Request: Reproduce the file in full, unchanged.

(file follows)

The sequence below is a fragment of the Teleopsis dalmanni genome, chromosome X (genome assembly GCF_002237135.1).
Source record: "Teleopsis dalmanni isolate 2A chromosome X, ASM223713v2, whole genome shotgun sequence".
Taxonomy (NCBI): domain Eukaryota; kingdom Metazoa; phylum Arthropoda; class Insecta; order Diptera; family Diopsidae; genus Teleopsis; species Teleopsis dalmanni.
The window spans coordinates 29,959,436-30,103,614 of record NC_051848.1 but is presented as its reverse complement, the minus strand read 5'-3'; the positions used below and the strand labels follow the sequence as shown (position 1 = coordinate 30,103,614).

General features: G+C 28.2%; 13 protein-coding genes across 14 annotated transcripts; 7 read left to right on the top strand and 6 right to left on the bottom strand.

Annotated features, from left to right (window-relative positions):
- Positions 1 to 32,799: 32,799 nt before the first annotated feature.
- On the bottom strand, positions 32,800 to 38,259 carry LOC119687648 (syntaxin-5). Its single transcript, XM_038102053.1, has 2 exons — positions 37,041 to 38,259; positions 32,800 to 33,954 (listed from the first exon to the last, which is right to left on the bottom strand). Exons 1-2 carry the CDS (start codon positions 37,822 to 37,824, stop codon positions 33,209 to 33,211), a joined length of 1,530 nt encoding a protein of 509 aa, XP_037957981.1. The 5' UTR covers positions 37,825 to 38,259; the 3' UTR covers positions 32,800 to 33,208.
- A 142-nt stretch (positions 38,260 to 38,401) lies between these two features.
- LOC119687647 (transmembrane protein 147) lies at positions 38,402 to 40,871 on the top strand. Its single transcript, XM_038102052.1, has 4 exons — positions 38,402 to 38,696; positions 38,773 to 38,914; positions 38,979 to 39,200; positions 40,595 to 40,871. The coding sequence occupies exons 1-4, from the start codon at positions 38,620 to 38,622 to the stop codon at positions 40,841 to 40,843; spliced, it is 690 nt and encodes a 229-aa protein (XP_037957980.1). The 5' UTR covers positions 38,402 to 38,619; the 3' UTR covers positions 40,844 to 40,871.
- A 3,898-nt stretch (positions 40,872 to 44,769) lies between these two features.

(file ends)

The sequence below is a fragment of the Teleopsis dalmanni genome, chromosome X (genome assembly GCF_002237135.1).
Source record: "Teleopsis dalmanni isolate 2A chromosome X, ASM223713v2, whole genome shotgun sequence".
Taxonomy (NCBI): domain Eukaryota; kingdom Metazoa; phylum Arthropoda; class Insecta; order Diptera; family Diopsidae; genus Teleopsis; species Teleopsis dalmanni.
The window spans coordinates 29,959,436-30,103,614 of record NC_051848.1 but is presented as its reverse complement, the minus strand read 5'-3'; the positions used below and the strand labels follow the sequence as shown (position 1 = coordinate 30,103,614).

General features: G+C 28.2%; 13 protein-coding genes across 14 annotated transcripts; 7 read left to right on the top strand and 6 right to left on the bottom strand.

Annotated features, from left to right (window-relative positions):
- Positions 1 to 32,799: 32,799 nt before the first annotated feature.
- On the bottom strand, positions 32,800 to 38,259 carry LOC119687648 (syntaxin-5). Its single transcript, XM_038102053.1, has 2 exons — positions 37,041 to 38,259; positions 32,800 to 33,954 (listed from the first exon to the last, which is right to left on the bottom strand). Exons 1-2 carry the CDS (start codon positions 37,822 to 37,824, stop codon positions 33,209 to 33,211), a joined length of 1,530 nt encoding a protein of 509 aa, XP_037957981.1. The 5' UTR covers positions 37,825 to 38,259; the 3' UTR covers positions 32,800 to 33,208.
- A 142-nt stretch (positions 38,260 to 38,401) lies between these two features.
- LOC119687647 (transmembrane protein 147) lies at positions 38,402 to 40,871 on the top strand. Its single transcript, XM_038102052.1, has 4 exons — positions 38,402 to 38,696; positions 38,773 to 38,914; positions 38,979 to 39,200; positions 40,595 to 40,871. The coding sequence occupies exons 1-4, from the start codon at positions 38,620 to 38,622 to the stop codon at positions 40,841 to 40,843; spliced, it is 690 nt and encodes a 229-aa protein (XP_037957980.1). The 5' UTR covers positions 38,402 to 38,619; the 3' UTR covers positions 40,844 to 40,871.
- A 3,898-nt stretch (positions 40,872 to 44,769) lies between these two features.